Managing networks: One size doesn’t fit all

More often than not, networks are powerful in turbocharging the functionality of products and increasing the rate of innovation. However for managers it can be  puzzling on how to actually manage those networks.
By Suvi Nenonen. 

‘Networks’ or ‘ecosystems’ seem to be the catchall solution to all innovation related ailments these days. Suffering from sluggish sales? Revamp your formerly stand-alone product by turning it into a turnkey solution or connecting it to the Internet of Things! Innovation team failing to deliver anything even remotely innovative? Embrace open innovation and delegate the responsibility to invent new things to your innovation ecosystem!

More often than not, networks are powerful in turbocharging the functionality of products and increasing the rate of innovation. However, networks are leaving managers increasingly puzzled. How do you actually manage networks? 


How ‘networked’ is your network?

It appears that in terms of manageability, not all networks are created equal. The presence of network effects – boring as they sound – gives practical clues about how different networks can be managed. 

In fact, there are two types of network effects: direct and indirect ones. Direct network effects are at play when the value created to the network members is determined by the number of other members in that particular network. For instance, having the only telephone in the world is probably not going to rock your world – who could you call to? On a similar vein, Facebook’s allure is explained by the fact that all your friends are there too. 

Indirect network effects, on the other hand, relate to two-sided networks, such as media (readers and advertisers) or marketplaces (buyers and sellers). Under indirect network effects one group of network members (advertisers, buyers) benefit from the size and quality of the other group of network members (readers, sellers). No point in hanging in TradeMe or eBay if there is nothing to buy, right?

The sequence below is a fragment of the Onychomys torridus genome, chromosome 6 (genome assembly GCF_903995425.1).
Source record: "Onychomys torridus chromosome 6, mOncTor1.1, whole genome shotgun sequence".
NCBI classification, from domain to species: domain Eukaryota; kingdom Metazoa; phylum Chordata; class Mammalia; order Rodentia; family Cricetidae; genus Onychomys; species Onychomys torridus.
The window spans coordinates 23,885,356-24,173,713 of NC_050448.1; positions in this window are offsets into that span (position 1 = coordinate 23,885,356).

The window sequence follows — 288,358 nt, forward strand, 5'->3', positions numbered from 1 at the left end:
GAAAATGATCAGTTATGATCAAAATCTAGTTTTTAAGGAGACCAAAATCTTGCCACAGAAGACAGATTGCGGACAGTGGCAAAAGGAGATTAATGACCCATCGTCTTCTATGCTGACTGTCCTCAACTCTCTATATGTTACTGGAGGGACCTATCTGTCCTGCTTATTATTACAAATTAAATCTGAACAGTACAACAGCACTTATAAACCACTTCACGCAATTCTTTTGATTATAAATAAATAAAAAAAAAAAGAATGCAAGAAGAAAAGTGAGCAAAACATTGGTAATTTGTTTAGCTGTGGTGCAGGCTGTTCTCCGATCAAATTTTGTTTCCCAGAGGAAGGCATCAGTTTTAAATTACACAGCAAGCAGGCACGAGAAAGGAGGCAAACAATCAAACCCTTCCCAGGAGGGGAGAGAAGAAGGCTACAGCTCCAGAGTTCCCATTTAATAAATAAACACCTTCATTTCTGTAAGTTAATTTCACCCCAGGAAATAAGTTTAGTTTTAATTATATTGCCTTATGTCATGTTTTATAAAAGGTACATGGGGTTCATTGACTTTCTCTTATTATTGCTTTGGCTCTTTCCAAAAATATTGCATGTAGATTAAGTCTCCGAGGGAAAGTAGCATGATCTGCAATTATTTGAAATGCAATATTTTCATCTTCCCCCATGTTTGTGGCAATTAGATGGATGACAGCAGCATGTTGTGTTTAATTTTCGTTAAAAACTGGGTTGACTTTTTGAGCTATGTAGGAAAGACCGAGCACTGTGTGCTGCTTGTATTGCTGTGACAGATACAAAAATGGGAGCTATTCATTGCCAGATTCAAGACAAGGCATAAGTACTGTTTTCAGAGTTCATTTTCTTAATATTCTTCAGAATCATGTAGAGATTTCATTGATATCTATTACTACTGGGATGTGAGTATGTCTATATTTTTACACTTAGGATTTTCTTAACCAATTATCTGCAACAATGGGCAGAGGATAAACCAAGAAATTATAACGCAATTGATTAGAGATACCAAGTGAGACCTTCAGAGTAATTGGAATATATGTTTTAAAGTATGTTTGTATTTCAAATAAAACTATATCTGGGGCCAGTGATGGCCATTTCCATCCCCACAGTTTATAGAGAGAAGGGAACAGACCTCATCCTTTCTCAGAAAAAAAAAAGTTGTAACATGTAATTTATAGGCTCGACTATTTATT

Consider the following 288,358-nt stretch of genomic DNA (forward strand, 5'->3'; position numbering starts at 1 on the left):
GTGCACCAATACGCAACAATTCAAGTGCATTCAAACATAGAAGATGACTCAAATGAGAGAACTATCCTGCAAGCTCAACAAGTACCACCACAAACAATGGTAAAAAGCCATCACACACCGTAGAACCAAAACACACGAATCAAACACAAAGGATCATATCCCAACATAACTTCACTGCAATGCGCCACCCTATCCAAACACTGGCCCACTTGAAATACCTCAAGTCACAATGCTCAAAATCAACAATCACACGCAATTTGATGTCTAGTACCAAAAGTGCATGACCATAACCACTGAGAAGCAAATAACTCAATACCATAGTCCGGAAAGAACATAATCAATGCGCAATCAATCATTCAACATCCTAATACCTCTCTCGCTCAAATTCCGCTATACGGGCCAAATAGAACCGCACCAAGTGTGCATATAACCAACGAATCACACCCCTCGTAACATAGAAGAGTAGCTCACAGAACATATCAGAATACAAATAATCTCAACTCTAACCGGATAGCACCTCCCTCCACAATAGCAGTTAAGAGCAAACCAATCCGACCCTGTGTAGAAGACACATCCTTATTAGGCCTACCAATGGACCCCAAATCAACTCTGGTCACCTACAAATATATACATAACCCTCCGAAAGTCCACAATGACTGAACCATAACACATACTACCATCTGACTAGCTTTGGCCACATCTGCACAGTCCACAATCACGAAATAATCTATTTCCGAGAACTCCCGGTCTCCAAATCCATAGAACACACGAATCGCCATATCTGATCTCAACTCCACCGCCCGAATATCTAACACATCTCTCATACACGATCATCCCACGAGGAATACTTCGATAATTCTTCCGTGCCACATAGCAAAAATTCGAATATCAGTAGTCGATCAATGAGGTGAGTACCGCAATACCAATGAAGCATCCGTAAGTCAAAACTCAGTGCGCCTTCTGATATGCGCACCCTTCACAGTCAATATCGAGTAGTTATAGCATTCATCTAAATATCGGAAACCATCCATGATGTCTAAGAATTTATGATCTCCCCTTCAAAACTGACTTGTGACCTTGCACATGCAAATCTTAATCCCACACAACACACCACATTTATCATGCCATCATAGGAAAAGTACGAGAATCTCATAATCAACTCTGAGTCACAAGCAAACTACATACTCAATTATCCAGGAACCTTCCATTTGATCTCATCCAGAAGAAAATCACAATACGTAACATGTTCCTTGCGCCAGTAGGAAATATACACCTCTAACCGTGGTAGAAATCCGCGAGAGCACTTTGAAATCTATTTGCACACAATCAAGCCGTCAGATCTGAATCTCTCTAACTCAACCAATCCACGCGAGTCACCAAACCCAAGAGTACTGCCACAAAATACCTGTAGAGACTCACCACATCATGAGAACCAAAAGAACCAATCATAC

If your network has only limited network effects, then it is likely that everything that you have learned about successfully managing relationships should be applicable.


A new type of management

The presence of strong network effects, on the other hand, indicates that your network is a complex one. And complex networks thrive as they get bigger and weave an increasingly intricate mesh of connections between the members. Unfortunately, traditional management techniques fall short when you are faced with a complex network with millions – or billions – of members, each connected to each other in unforeseeable ways. 

However, the failure of managerial tools doesn’t indicate an era without managers – quite the contrary. The managers of complex systems merely have to learn a new set of techniques and skills. 

The research in this area is only emerging, but at least the following two approaches show considerable promise in ‘managing’ networks.

Perhaps the most intuitive way of managing a network is to become a gatekeeper: deciding who gets in and who is left outside. Sounds easy, but there is nothing to gate-keep unless your network is so desirable that you have more willing members than you need for your network to reach critical mass.

Many corporate innovation networks are such closed communities, but they tend to win over open networks such as InnoCentive only if the networks attracts the best brains – and the gatekeeper is knowledgeable enough to know who these truly brainy kids really are. 

Second, even though it is often impossible to prescribe how the members of the network will behave, we humans (and collections of humans that we call organisations) tend to gravitate towards safe and efficient communities. 

So, consider ways to introduce rules or functionalities that increase safety and/or efficiency. Facebook is extremely strict about nudity and child-related content for the former reason. And since most complex networks are notoriously difficult to navigate, companies that can help members in finding the right thing at the right time often become the linchpin operators. So, how could you become the Google of your network?


Associate Professor Suvi Nenonen works at the University of Auckland Business School’s Graduate School of Management and teaches in the MBA programmes. Her research focuses on business model innovation and market innovation.


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